Furthermore, the report fails to note that Tyndall Air Force Base is threatened by enhanced cyclonic activity. And, sure enough, as the report was being finalized, Tyndall was obliterated by Hurricane Michael on October 2018. This led to Sen Jack Reed (D-RI) to state that the report “carries about as much value as a phonebook.”
Clearly, the Department of Defense needs to do a better job. Indeed, the U.S. Government Accountability Office found in November 2017 that: “(t)he expected impacts of weather effects associated with climate change pose operation and budgetary risks to overseas infrastructure according to the Department of Defense but DOD does not consistently track the impacts’ estimated costs. Operation risks (including interruptions to training, testing, and missions) and budgetary risks (including costs of repairing damages) are linked to these impacts.”
And yet, with all these abundant flaws, the Department of Defense outpaces the EPA on addressing climate change.
EPA on Climate Change Under Trump:
The Environmental Protection Agency during the Trump Administration has not just consistently failed to address climate change, Trump’s EPA has actively fought to promote policies that will accelerate climate change. Rather than repeat the long list of Trump’s EPA policies that undermine efforts to address climate change, I offer the following two quotes from former EPA administrators who served in Republican Administrations. These quotes were given during testimony before the House Committee on Energy & Commerce on June 11, 2019.
“Perhaps the most discouraging –and dangerous—fallout of the approach of the current (Trump) administration at EPA is the abandonment of any concern about the threat posed by global climate change.” -Christine Todd Whitman EPA Administrator 2001-2003 under President George W. Bush
“I believe there is a need for rigorous oversight by the committee of the (EPA’s) capacity for sound decisions.” -Lee M. Thomas EPA Administrator 1985-1989 under President Ronald Reagan
If the EPA cannot make sound decisions and has abandoned fighting climate change, we cannot have any faith that the Trump Administration will address climate change effectively.
Biophilia Helping Wildlife Fight Climate Change:
While Biophilia Foundation is not aiding the Department of Defense to address the threats climate change has on global security and defense infrastructure, we are working to address climate change as a threat to wildlife. A 2018 report from the Intergovernmental Science-Policy Platform on Biodiversity and Ecosystem Services states that climate change is one of the top threats to biodiversity.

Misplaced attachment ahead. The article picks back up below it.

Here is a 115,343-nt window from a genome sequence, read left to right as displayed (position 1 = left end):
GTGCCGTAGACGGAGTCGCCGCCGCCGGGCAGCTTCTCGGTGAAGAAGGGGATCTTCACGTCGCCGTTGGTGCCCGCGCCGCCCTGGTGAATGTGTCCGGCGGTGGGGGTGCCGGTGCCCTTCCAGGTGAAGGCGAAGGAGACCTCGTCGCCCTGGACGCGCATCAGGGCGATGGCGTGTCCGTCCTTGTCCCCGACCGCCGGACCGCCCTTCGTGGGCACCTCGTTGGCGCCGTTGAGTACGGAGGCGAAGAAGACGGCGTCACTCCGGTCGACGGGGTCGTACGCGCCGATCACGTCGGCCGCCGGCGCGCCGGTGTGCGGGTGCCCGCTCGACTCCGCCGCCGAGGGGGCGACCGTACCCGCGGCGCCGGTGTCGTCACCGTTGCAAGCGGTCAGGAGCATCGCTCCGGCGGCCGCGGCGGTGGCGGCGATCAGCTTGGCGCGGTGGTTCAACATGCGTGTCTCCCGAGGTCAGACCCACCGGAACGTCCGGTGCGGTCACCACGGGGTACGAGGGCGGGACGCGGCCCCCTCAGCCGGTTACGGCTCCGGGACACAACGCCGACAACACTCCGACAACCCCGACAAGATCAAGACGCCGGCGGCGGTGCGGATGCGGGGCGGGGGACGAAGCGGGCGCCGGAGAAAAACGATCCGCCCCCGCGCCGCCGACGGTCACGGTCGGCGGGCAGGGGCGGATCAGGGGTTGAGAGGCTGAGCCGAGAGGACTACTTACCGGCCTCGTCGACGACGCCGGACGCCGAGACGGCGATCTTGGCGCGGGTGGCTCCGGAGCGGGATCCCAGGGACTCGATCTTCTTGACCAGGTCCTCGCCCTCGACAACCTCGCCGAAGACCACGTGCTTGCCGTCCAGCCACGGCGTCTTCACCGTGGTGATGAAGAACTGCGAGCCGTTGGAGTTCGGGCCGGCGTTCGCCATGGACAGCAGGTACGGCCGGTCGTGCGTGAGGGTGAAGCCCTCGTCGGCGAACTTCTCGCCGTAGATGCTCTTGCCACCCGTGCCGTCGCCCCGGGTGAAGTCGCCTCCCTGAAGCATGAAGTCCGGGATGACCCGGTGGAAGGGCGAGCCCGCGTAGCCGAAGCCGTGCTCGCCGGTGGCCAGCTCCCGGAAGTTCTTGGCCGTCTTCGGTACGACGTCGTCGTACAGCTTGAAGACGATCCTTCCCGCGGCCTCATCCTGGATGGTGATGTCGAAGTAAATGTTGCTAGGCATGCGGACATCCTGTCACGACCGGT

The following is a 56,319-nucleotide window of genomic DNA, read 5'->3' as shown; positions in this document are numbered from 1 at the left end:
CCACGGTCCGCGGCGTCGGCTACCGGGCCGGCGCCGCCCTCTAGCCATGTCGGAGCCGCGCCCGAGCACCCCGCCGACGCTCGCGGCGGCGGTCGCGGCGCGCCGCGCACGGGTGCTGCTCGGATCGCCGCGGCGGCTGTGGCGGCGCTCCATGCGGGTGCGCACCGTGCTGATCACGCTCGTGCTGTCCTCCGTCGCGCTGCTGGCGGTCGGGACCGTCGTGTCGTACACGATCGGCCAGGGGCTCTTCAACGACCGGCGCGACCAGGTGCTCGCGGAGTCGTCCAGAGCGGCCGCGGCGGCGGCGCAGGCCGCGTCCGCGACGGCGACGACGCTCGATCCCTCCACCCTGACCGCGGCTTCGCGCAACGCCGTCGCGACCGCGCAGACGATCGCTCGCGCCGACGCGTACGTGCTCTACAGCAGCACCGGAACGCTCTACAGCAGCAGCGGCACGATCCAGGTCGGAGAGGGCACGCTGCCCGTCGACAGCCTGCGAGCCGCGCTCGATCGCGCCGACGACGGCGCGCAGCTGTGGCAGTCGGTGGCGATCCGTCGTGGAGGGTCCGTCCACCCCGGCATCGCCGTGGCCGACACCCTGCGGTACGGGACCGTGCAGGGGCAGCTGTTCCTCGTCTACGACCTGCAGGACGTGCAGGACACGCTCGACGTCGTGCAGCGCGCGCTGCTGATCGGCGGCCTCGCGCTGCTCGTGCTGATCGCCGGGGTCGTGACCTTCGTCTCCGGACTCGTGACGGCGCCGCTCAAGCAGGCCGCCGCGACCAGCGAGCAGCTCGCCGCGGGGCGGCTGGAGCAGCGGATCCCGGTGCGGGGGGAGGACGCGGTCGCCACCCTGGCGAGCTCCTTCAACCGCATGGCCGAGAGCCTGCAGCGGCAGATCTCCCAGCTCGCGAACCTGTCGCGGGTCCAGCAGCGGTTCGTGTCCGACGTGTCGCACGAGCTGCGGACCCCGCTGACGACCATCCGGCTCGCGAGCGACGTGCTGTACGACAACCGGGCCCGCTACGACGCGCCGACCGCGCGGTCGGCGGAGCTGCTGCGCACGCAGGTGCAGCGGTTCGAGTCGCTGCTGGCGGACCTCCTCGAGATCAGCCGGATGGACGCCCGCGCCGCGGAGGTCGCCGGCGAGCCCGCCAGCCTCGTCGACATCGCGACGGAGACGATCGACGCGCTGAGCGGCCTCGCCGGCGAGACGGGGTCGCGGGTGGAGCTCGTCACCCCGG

Biophilia is partnering with groups across the continent to restore and protect habitat for wildlife. In addition to the wildlife benefits, this habitat can also help mitigate the negative impacts of climate change. These groups preserve habitat, restore wetlands and plant trees. Wetlands are great carbon sinks. Trees help clean the air of carbon dioxide. Wildlife habitat store immense amounts of carbon but if that habitat is lost it could release significant amounts of carbon. While, reducing carbon outputs especially from energy production is key, protecting and restoring wildlife habitat can provide important benefits in the fight against climate change.
We invite you to join us in supporting these organizations that restore and protect wildlife habitat and fight climate change. This work can beneficial impacts for all of society.
“Climate Change Adaptation: DOD Needs to Better Incorporate Adaptation Into Planning and Collaboration at Overseas Installations”; United States Government Accountability Office; GAO-18-206; November 2017
Erian, Wadid et. al.; “Drought Vulnerability in the Arab Region: Special Case Study Syria”; United Nations: Office for Disaster Risk Reduction; 2010
Office of the Under Secretary of Defense for Acquisition and Sustainment; “Report on Effects of a Changing Climate to the Department of Defense”; Department of Defense; January 2019
Chris Pupke is the Executive Director of the Biophilia Foundation. Chris coordinates Biophilia’s grants program and assists with the habitat conservation program. His work supports projects that restore wetlands in the Chesapeake Bay, protects Jaguar habitat in the Sonoran Desert, reconnects migratory routes for Elk in the Rocky Mountains and more.
During his career in conservation, Chris has helped lead on-the-ground restoration projects that resulted in the restoration of 475 acres of wetlands, 28 acres of forests and 150 acres of native meadows. He previously worked at Chesapeake Wildlife Heritage and Pickering Creek Audubon Center.
Mr. Pupke graduated from Drew University in Madison, NJ where he studied international diplomacy at the United Nations, British Politics in London and Greek History in Greece. He is currently a member of the Board of Directors and past president of the Queen Anne’s County (MD) Historical Society where has conducted important research on local U.S. Colored Troops that served in the Civil War. He has previously served as President of the Board of Directors for Queen Anne’s (MD) Conservation Association, a local smart growth advocacy group. He has also served as a member of the Board of Trustees of Camp Wright and is active in his local church.